P4.5 B worth of smuggled goods found in Divisoria – PACC
MANILA, Philippines — Fake smuggled goods worth about P4.5 billion are being sold in malls in Divisoria in Manila and the stores selling them are not complying with the requirements of the Bureau of Internal Revenue (BIR) nor are they registered with the Department of Trade and Industry (DTI).
This was the finding of the Presidential Anti-Corruption Commission (PACC), which conducted last Monday, Dec. 23, an inter-agency operation in the area with members of the BIR, DTI, the Bureau of Customs (BOC), the Bureau of Immigration (BI), the Intellectual Property Office (IPO), and the Philippine National Police (PNP).
The operation was aimed at, among others, validating reports of rampant smuggling and foreigner allegedly working without valid working permits.
“We promote and encourage business and trade,” PACC Commissioner Greco Belgica said in a statement issued on Thursday. “However, we cannot feign ignorance on the illegal activities being perpetrated by smugglers. We will make sure that importers and brokers who blatantly violated Customs rules and regulations and facilitated the release of these smuggled goods will face legal action. We will also make sure that after our thorough investigation, those BOC personnel who are proven to be connected to this incident will be charged accordingly.”
Belgica also revealed that foreigners selling the smuggled goods were not authorized to do business in the Philippines.
“The Philippine Immigration Act prohibits foreign nationals from working in the Philippines without a valid working visa or permit,” he said. “Foreigners are also banned from engaging in the retail business, competing with small Filipino businessmen as it will deprive the latter of livelihood opportunities. They could be charged with violating the conditions of their stay, as temporary visitors are not supposed to engage in gainful activity during their stay in the country.”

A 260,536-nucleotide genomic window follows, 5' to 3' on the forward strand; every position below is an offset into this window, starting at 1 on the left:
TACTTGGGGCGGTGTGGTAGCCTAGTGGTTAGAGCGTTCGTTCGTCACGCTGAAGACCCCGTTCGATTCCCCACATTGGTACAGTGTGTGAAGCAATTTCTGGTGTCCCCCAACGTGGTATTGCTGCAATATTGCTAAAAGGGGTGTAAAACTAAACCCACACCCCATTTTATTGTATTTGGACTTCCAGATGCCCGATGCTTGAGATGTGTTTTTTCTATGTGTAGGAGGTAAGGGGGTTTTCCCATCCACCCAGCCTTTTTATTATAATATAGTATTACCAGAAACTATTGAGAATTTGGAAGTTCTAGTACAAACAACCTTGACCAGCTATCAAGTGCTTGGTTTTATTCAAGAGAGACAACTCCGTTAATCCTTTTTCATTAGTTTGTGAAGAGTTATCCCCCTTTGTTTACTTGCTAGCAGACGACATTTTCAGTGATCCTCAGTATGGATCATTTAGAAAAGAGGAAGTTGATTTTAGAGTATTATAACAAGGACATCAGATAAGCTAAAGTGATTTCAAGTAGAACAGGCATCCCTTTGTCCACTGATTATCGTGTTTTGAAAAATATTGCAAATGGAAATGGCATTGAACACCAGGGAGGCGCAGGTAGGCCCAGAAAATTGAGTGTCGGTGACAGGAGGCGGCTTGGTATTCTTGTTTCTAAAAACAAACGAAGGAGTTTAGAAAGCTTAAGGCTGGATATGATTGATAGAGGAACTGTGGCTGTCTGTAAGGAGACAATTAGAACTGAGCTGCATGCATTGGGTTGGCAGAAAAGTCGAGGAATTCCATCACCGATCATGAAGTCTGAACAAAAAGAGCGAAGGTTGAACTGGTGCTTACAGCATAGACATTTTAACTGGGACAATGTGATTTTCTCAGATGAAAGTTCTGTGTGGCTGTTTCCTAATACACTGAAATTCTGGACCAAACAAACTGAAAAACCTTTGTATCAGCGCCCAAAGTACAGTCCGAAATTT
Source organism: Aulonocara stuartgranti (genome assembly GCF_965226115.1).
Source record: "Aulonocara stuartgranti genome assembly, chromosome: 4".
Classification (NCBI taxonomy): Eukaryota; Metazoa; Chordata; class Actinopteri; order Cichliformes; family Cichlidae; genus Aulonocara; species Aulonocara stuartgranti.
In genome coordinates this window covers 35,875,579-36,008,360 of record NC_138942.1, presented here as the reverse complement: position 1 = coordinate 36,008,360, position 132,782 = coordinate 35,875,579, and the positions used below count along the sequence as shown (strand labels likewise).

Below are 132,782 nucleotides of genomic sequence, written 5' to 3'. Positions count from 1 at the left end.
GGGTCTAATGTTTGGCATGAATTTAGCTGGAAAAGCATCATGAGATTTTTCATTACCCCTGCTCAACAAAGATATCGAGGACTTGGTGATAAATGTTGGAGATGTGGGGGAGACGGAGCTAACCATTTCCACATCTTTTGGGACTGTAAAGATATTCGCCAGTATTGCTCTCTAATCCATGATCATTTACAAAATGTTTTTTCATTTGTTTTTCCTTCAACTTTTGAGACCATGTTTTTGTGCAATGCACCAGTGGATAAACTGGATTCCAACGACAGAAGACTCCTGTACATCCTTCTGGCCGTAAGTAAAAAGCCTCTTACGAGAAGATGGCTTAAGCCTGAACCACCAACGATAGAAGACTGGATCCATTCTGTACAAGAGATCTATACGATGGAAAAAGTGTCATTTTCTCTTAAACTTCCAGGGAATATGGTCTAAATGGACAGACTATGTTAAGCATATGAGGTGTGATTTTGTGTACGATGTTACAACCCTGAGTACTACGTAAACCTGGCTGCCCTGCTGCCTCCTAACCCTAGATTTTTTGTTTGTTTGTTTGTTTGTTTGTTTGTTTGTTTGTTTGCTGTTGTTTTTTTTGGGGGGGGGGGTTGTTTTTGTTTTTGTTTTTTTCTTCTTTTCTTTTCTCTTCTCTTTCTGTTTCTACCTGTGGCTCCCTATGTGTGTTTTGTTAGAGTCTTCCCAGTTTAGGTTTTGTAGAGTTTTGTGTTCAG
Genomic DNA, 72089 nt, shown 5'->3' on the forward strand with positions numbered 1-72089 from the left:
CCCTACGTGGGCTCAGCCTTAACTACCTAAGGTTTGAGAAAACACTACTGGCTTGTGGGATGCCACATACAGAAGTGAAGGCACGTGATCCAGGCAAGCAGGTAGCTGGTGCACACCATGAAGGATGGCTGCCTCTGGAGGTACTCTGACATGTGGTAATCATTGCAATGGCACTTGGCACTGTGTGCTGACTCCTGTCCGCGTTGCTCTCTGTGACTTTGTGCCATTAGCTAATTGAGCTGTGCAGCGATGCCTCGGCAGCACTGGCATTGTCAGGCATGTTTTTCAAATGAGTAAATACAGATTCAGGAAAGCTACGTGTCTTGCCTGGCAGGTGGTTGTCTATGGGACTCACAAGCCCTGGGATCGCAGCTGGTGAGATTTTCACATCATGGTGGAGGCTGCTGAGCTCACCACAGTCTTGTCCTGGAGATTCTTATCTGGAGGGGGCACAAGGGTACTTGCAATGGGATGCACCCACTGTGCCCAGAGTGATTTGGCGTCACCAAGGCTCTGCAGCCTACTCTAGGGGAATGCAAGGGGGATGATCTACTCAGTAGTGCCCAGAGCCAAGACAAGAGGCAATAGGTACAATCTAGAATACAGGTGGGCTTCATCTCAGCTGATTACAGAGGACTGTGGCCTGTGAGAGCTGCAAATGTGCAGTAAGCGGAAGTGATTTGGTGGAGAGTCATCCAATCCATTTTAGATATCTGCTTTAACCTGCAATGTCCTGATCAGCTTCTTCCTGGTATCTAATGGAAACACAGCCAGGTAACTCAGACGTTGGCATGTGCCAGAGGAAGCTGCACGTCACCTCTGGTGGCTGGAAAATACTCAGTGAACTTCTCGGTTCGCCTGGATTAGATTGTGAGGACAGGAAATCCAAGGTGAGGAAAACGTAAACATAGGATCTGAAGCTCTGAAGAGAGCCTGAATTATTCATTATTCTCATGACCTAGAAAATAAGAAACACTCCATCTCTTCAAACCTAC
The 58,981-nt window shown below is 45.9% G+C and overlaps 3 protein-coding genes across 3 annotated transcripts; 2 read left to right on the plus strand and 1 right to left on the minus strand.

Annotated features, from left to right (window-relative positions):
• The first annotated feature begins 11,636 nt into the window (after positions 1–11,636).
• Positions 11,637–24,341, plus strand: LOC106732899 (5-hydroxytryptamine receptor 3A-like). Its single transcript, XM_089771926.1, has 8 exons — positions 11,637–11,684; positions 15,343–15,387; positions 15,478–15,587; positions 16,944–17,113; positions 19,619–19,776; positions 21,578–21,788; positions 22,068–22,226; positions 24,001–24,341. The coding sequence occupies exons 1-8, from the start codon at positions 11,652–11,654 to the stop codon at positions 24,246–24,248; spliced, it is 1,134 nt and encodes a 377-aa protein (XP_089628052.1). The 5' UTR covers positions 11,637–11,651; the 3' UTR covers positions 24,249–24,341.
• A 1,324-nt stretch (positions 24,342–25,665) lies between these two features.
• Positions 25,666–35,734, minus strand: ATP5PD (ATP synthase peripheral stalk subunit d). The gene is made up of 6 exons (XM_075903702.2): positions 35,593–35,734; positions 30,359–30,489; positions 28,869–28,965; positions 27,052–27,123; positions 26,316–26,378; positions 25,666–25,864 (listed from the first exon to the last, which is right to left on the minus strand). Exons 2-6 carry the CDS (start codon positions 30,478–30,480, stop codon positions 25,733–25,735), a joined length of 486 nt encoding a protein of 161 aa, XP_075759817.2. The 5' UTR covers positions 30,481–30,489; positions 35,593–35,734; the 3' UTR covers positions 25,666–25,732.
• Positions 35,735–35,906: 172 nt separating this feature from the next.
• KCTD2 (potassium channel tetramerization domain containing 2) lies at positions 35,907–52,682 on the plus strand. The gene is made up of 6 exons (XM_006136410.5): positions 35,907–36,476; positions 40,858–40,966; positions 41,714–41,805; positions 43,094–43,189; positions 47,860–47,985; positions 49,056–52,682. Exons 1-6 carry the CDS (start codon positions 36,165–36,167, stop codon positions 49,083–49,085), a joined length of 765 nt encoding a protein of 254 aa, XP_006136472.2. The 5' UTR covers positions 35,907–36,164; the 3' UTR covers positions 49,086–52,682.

Belgica also emphasized the need to implement systemic changes to make it easier for businessmen to register and follow the law.
“We need to seal the loopholes in the system that allow smuggling and illegal aliens to work,” he said. “We are doing this to protect the consumers from hazardous products being sold in the market. Some toys, bags and shirts were found out to contain poisonous led materials that were reported to have killed innocent children.”
According to Belgica, the perpetration of smuggling also affects the country’s world trade investment rating. Investors lose trust and confidence in the country’s ability to protect legitimate businesses.
“We are losing more in this process. Legitimate businessmen who follow rules and pay the right taxes will be disheartened to invest in the Philippines. This illegal practice, if not stopped, will promote lawlessness and may cost the government to lose billions of pesos in revenue,” Belgica said.
“Iaayos po natin ang Sistema para yung mga negosyante na gusto mag negosyo dito makapag negosyo ng maayos at ligal. Imumungkahi namin sa kinauukulan na magkaroon ng ‘business one stop shop’ para ma-irehistro ang mga kumpanya at tao na gusting mag trabaho at negosyo dito ng legal ay maayos na makapag hanap buhay at yung mga dapat bayaran sa buwis at pamahalaan ay mabayaran na ayon sa batas,” Belgica said.
According to the BOC, this has been their biggest raid this year.
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